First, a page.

Growers are cashing in on canola, locking in tonnes and planting more hectares after the oilseed hit $610 a tonne last week.
It's the third time since the beginning of April that canola prices have rallied above the $610/t mark, with the price spike coming on the back of strong European and Canadian futures and a weakening Australian dollar.
While the market might have come back about $20/t in the past week, Glencore Grain State manager Rob Haddrill said it was more than likely to rebound.
"Canola prices have come back this week - Friday night there was a massive selloff of soya beans on the futures based on a few rumours about some banks and hedge funds losing money on beans," Mr Haddrill said.
"That spooked the market but the fundamentals underneath the oilseed market are still quite strong."
Canola prices dropped $6/t overnight on Monday, to a top price of $589/t on Tuesday, offered by both Glencore and Emerald.
According to Gavilon wheat trading manager Chris Brown, that volatility in the canola market was driven by a tight balance sheet for soya beans.
"The main problem for canola is the volatility it's been experiencing from the soya bean market in the US, Argentina and Brazil," he said.
"Those crops have been reduced by drought, which is what got the canola price so high in the first place.
"What has driven it down is the recent US Department of Agriculture report, which showed an extremely tight balance sheet for soya beans in the US but high soybean stocks globally."
However, analysts have tipped the outlook for canola will remain bullish and Emerald general manager of risk and pricing David Johnson said there would be more opportunities for growers to capture premiums.
"There are opportunities for price spikes this year, which will be probably driven by what happens with the US corn and soya bean crops," he said.
"The market has factored in big crops but they have only just been sown. We are just entering the period of likely weather volatility from the northern hemisphere."
Last week's price spike once again had growers topping up forward selling contracts.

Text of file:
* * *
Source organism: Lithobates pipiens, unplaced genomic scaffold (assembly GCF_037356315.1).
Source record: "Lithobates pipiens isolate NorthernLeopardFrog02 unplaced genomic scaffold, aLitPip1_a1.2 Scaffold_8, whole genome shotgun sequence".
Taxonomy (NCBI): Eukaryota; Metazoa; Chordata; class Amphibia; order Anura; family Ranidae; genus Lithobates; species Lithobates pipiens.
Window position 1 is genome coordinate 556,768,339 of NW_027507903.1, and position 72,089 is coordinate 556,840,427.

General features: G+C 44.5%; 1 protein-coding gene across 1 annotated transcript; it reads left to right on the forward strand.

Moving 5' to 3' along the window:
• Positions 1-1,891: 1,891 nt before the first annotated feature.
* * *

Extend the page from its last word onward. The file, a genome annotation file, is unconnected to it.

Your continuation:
Farmanco grain marketing consultant Don McTaggart said that with recent rain and prices hovering around $600/t some growers had locked in up to 20 to 25 per cent of their canola program.
"When you look at the canola prices at $610/t from a five-year perspective would be in the top 20 per cent of prices. From a 10-year perspective it's in the top 10 per cent of prices," Mr McTaggart said.
"That's compared to wheat currently, where at $250/t for new season wheat it's probably in the bottom 35 per cent of prices.
"On average basically anyone that is serious about growing canola and is in remotely reliable area would have taken advantage of the current prices."
Mark and John Flannagan, who farm out of Mullewa and Pindar, locked in 20 per cent of their canola when the price went above $600 last week. The brothers sowed 1350 hectares of canola this season, about 250ha more than last year.
"We had 39mm last weekend and as the canola came out of the ground, we locked it in," he said.
"We were happy with that pricing but that price is so high because the risk is so high.
"It is really early in the season and everybody's canola is coming out of ground.
"We are planning to have about 7000ha of wheat, so canola is a small part of the program and that little bit isn't going to make a huge difference."
But not everyone is prepared to take the risk of forward selling canola so early in the season.
Merredin farmer Ben Johnston increased his canola program from 150ha to 200ha this year and although the price increase has boosted his confidence, he's still not forward selling.
"It is encouraging that the canola price is up at this time of year, but the key for us is growing it," he said.
"We would not lock canola in because the production risk out here is too high."
This year Ben's family took on 800ha of extra leased country to put in additional crop and accommodate more sheep.The Johnstons are close to halfway through their 4000ha cropping program, increased by 500ha since last year. He said sheep were a saving grace for his family over the past few seasons, as grain prices dipped.
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